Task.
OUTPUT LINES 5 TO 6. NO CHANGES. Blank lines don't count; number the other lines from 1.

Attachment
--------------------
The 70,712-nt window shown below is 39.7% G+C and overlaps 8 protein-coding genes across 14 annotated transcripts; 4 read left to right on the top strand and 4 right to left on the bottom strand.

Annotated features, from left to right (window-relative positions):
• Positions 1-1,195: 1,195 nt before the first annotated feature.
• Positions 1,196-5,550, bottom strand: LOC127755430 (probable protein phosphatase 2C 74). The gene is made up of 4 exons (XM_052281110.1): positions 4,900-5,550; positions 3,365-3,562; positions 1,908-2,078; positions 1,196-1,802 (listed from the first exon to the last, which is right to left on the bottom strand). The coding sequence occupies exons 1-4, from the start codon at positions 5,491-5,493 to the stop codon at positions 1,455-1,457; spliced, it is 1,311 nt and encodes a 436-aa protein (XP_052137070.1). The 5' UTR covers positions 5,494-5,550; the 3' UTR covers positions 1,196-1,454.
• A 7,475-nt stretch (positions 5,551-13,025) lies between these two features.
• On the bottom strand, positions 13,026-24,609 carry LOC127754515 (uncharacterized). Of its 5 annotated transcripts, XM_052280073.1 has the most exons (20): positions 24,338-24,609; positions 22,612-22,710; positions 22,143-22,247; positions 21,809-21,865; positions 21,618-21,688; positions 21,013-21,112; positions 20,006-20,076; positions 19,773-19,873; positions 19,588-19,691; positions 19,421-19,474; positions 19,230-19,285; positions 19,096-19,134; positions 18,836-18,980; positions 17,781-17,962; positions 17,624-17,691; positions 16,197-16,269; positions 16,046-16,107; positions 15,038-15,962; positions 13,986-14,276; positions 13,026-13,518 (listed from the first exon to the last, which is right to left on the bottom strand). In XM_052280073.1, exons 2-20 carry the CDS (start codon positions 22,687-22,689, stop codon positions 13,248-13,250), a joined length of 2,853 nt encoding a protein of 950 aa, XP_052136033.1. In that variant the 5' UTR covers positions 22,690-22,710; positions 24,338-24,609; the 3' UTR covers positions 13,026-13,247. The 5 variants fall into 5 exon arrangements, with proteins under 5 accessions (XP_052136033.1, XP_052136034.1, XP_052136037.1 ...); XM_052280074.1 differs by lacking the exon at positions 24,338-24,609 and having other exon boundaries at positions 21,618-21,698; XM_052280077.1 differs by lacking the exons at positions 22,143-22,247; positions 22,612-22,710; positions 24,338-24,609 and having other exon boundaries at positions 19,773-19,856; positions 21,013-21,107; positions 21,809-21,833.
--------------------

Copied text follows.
• A 7,475-nt stretch (positions 5,551-13,025) lies between these two features.
• On the bottom strand, positions 13,026-24,609 carry LOC127754515 (uncharacterized). Of its 5 annotated transcripts, XM_052280073.1 has the most exons (20): positions 24,338-24,609; positions 22,612-22,710; positions 22,143-22,247; positions 21,809-21,865; positions 21,618-21,688; positions 21,013-21,112; positions 20,006-20,076; positions 19,773-19,873; positions 19,588-19,691; positions 19,421-19,474; positions 19,230-19,285; positions 19,096-19,134; positions 18,836-18,980; positions 17,781-17,962; positions 17,624-17,691; positions 16,197-16,269; positions 16,046-16,107; positions 15,038-15,962; positions 13,986-14,276; positions 13,026-13,518 (listed from the first exon to the last, which is right to left on the bottom strand). In XM_052280073.1, exons 2-20 carry the CDS (start codon positions 22,687-22,689, stop codon positions 13,248-13,250), a joined length of 2,853 nt encoding a protein of 950 aa, XP_052136033.1. In that variant the 5' UTR covers positions 22,690-22,710; positions 24,338-24,609; the 3' UTR covers positions 13,026-13,247. The 5 variants fall into 5 exon arrangements, with proteins under 5 accessions (XP_052136033.1, XP_052136034.1, XP_052136037.1 ...); XM_052280074.1 differs by lacking the exon at positions 24,338-24,609 and having other exon boundaries at positions 21,618-21,698; XM_052280077.1 differs by lacking the exons at positions 22,143-22,247; positions 22,612-22,710; positions 24,338-24,609 and having other exon boundaries at positions 19,773-19,856; positions 21,013-21,107; positions 21,809-21,833.